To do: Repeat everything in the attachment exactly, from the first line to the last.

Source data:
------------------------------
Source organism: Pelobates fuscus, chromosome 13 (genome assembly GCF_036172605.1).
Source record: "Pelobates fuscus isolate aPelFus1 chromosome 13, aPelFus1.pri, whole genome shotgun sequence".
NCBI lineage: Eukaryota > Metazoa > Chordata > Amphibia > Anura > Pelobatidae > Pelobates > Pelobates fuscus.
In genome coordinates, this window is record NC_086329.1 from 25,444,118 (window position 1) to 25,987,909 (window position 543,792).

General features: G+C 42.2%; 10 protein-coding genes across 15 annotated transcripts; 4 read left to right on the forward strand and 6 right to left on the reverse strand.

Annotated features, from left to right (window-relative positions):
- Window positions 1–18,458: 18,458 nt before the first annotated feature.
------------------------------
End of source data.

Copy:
Source organism: Pelobates fuscus, chromosome 13 (genome assembly GCF_036172605.1).
Source record: "Pelobates fuscus isolate aPelFus1 chromosome 13, aPelFus1.pri, whole genome shotgun sequence".
NCBI lineage: Eukaryota > Metazoa > Chordata > Amphibia > Anura > Pelobatidae > Pelobates > Pelobates fuscus.
In genome coordinates, this window is record NC_086329.1 from 25,444,118 (window position 1) to 25,987,909 (window position 543,792).

General features: G+C 42.2%; 10 protein-coding genes across 15 annotated transcripts; 4 read left to right on the forward strand and 6 right to left on the reverse strand.

Annotated features, from left to right (window-relative positions):
- Window positions 1–18,458: 18,458 nt before the first annotated feature.